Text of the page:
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I, of course, had to try and create myself.  None of the eyes or eyebrows were close enough to call it exact, so I settled for close enough. I also created a Rachel that was closer to herself. If you have The Sims 4, do a community search for “Barnes” and download the one that looks like the above two characters.  Ariane is a “Serial Romantic” with Active, non-committal, and goof ball traits, Rachel is a “Renaissance Knowledge” with creative, outgoing, and geek traits.

Like the people that create characters and build houses, I also tend to play the game wrong.  I turn off aging leaving everybody as young adult or adult.  then I like to build a giant dorm with 8 characters and not enough bedrooms or bathrooms, and watch what happens.

The answer: About the same thing that happened in Sims 1 and 2.  Despite the improved graphics, improved character creation and building, and improved AI, its still basically the same game.  They created this cool “multitasking”, then just re-balanced the game by making everything take longer.

This seems to be the main complaint with players of The Sims 3:  its just the same game with less stuff.  As someone who skipped over 3 and only remember 2, I can see their point, it all feels very similar.  Too similar, and that’s the problem, considering my 9 year hiatus.

The upshot being that I doubt The Sims 4 will drag me away from other projects, like finishing the Date Ariane update.  I’ll probably only play occasionally to avoid the inevitable “burn out” as long as possible.

Update Oct 3, 2014:

I assume it has to do with poor sales, but EA is now offering free upgrades, including the much requested “pools” and “ghosts” just in time for Halloween.

Bad Console Ports for PCs: Is this the end of PC Gaming?

I love playing games on the PC. With console games, the controller has always gotten in the way for me.  A keyboard in the left and and a mouse in the right is the most natural way for me to play games.  The last few games I have played have been sad disappointments.

The latest was the super hyped Watch Dogs which released a PC version the same day the console versions came out.  If you bought a console version, you are probably not reading this, you are probably enjoying the game.  If you got the PC version you are probably mad as hell, like me. Reddit, the Ubisoft Forums, the Steam forums are filled with complaint after complaint about how unplayable Watch Dogs is for the PC.  Like the others, I’m seriously questioning Ubisoft’s quality control with the PC version.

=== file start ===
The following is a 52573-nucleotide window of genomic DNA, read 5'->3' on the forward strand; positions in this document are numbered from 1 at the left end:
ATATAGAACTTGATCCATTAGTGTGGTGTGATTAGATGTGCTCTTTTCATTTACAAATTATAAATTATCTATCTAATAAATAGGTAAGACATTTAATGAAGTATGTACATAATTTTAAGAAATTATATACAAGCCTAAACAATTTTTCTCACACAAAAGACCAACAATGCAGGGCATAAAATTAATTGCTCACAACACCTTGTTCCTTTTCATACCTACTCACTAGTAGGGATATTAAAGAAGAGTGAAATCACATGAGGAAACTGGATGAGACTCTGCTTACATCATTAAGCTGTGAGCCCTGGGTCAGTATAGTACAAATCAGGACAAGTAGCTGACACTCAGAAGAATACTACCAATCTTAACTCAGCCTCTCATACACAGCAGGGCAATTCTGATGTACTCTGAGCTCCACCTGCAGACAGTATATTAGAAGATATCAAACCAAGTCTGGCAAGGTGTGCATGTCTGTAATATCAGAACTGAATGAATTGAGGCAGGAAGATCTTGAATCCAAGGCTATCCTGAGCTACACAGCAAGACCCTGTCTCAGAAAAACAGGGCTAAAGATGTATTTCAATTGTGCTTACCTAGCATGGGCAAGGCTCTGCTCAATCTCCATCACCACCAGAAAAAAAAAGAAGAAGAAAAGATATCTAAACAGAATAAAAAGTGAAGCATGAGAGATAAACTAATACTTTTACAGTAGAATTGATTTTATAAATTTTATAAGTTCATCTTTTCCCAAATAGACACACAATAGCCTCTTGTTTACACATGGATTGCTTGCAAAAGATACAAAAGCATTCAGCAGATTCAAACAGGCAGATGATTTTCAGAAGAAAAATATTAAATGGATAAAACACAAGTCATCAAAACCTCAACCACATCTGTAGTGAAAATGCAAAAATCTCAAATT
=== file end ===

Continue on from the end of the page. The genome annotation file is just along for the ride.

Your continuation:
The most common complaints, besides crashes and graphic glitches, which is the norm for most PC games these days, is controlling your character. The controls are non standard, you have to edit an .ini file to get the mouse to work, and the camera gets in the way of controlling your character with a mouse.  Worse, driving a vehicle is seriously broken, as it does not use the mouse at all.

I get the feeling that Ubisoft could care less about PC gamers. I will assume that many of these issues will be patched in the future, but these issues are so bad I wonder why they were not caught in beta testing?

This is not my first bad experience with an “A” title game on a PC, in fact the last 3 or 4 games I purchased have had playability problems.  The commonality in all the titles is they were all ported from console games.

This seems to be a very clear pattern for me. I tend to enjoy games designed specifically for PCs, and tend to not enjoy so much games designed for consoles that are ported to the PC.

My biggest complaint is the use of menus for everything.  This is a relic of consoles where there are not enough buttons on controllers. On PC designed games, you usually have a tool bar on the bottom of the screen which you can click on for easy access, and even bind stuff to keypresses for even easier access.  Consoles have you open a menu which pauses the game, breaking game immersion, cycle through a menu looking for what you want, select it, then leave the menu.  This menu interface basically killed Skyrim and Dragon Age 2 for me, as I found the menus way too annoying.

Less annoying was Bioshock Infinite which was also menu driven, but you did not have to access it every time you got some new inventory or faced a new enemy.  I actually made it through to the end on that one, but have never felt the desire to play through it again.

Games designed specifically for PC are some of my favorite games of all time. The biggest category of PC only games is MMORPGs, which is why I play them the most. Dragon Age: Origins, which unlike its sequel was designed for the PC then ported to consoles, is still in my opinion the best non-online RPG for the PC.  Most of the other PC designed games I enjoy are older games from when PC was king of the game industry, but they often have poor graphics compared to today.

Games designed specifically for PC are few and far between. For game companies the money is in tablets and consoles. The monetary investment to make an ambitious game like Watch Dogs is so high that they have to focus on console play, and only put minimal investment in the PC port.